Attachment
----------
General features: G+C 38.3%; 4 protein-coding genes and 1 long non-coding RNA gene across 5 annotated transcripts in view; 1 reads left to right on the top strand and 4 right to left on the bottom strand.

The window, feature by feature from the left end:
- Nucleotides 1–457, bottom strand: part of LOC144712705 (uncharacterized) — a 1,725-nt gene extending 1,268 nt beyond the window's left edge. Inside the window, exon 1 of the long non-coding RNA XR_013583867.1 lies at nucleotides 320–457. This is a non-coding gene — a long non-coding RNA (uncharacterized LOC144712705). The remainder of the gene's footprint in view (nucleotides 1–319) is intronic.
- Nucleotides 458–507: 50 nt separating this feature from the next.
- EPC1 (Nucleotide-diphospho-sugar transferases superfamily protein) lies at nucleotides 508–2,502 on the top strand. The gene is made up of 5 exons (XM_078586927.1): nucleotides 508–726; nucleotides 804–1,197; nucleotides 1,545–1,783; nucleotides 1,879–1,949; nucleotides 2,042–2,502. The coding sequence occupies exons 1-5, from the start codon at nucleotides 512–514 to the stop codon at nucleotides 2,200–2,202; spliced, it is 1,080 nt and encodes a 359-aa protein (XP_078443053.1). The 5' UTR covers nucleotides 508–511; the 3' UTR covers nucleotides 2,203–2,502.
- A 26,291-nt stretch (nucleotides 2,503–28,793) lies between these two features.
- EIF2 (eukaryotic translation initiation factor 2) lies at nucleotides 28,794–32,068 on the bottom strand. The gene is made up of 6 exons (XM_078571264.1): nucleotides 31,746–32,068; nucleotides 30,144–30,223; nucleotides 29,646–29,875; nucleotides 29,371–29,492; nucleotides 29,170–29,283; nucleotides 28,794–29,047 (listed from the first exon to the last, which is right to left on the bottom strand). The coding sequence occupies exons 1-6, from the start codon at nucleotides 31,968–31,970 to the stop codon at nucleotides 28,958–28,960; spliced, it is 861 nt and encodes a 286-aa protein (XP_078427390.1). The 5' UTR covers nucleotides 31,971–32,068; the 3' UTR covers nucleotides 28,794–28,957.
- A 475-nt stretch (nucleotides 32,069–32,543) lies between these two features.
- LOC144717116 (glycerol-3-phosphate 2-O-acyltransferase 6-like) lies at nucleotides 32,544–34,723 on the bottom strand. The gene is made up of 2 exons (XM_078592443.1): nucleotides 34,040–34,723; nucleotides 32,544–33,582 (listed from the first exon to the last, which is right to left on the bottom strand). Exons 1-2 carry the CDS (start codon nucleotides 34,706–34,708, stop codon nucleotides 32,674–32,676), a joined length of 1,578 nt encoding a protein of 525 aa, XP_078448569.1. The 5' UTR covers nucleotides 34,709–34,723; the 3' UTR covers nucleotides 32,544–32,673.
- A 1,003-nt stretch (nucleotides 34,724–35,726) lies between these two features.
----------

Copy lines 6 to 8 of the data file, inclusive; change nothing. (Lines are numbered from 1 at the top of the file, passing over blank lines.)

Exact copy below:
- A 26,291-nt stretch (nucleotides 2,503–28,793) lies between these two features.
- EIF2 (eukaryotic translation initiation factor 2) lies at nucleotides 28,794–32,068 on the bottom strand. The gene is made up of 6 exons (XM_078571264.1): nucleotides 31,746–32,068; nucleotides 30,144–30,223; nucleotides 29,646–29,875; nucleotides 29,371–29,492; nucleotides 29,170–29,283; nucleotides 28,794–29,047 (listed from the first exon to the last, which is right to left on the bottom strand). The coding sequence occupies exons 1-6, from the start codon at nucleotides 31,968–31,970 to the stop codon at nucleotides 28,958–28,960; spliced, it is 861 nt and encodes a 286-aa protein (XP_078427390.1). The 5' UTR covers nucleotides 31,971–32,068; the 3' UTR covers nucleotides 28,794–28,957.
- A 475-nt stretch (nucleotides 32,069–32,543) lies between these two features.